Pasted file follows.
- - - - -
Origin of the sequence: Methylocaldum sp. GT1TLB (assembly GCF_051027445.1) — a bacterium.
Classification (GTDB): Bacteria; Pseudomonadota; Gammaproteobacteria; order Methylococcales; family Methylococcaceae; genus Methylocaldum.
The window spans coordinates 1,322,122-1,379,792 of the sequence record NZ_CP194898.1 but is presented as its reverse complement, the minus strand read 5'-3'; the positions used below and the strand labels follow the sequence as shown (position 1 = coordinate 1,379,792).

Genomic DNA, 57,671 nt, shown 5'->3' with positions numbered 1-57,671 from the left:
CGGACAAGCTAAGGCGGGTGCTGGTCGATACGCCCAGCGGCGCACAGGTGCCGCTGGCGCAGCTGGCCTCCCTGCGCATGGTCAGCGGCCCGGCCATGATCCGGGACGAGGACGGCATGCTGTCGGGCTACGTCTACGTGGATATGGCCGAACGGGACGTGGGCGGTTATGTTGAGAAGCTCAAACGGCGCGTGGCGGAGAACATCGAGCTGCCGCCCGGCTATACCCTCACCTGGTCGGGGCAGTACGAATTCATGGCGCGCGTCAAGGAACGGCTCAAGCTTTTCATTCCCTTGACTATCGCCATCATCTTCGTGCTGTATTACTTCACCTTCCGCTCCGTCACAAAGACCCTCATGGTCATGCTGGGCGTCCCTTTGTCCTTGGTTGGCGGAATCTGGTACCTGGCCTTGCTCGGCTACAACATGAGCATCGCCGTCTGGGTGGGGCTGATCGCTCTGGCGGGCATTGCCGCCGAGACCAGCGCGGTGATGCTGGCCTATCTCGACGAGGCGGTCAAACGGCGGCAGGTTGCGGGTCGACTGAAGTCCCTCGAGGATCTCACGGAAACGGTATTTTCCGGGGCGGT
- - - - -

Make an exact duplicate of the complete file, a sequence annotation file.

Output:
Origin of the sequence: Methylocaldum sp. GT1TLB (assembly GCF_051027445.1) — a bacterium.
Classification (GTDB): Bacteria; Pseudomonadota; Gammaproteobacteria; order Methylococcales; family Methylococcaceae; genus Methylocaldum.
The window spans coordinates 1,322,122-1,379,792 of the sequence record NZ_CP194898.1 but is presented as its reverse complement, the minus strand read 5'-3'; the positions used below and the strand labels follow the sequence as shown (position 1 = coordinate 1,379,792).

Genomic DNA, 57,671 nt, shown 5'->3' with positions numbered 1-57,671 from the left:
CGGACAAGCTAAGGCGGGTGCTGGTCGATACGCCCAGCGGCGCACAGGTGCCGCTGGCGCAGCTGGCCTCCCTGCGCATGGTCAGCGGCCCGGCCATGATCCGGGACGAGGACGGCATGCTGTCGGGCTACGTCTACGTGGATATGGCCGAACGGGACGTGGGCGGTTATGTTGAGAAGCTCAAACGGCGCGTGGCGGAGAACATCGAGCTGCCGCCCGGCTATACCCTCACCTGGTCGGGGCAGTACGAATTCATGGCGCGCGTCAAGGAACGGCTCAAGCTTTTCATTCCCTTGACTATCGCCATCATCTTCGTGCTGTATTACTTCACCTTCCGCTCCGTCACAAAGACCCTCATGGTCATGCTGGGCGTCCCTTTGTCCTTGGTTGGCGGAATCTGGTACCTGGCCTTGCTCGGCTACAACATGAGCATCGCCGTCTGGGTGGGGCTGATCGCTCTGGCGGGCATTGCCGCCGAGACCAGCGCGGTGATGCTGGCCTATCTCGACGAGGCGGTCAAACGGCGGCAGGTTGCGGGTCGACTGAAGTCCCTCGAGGATCTCACGGAAACGGTATTTTCCGGGGCGGT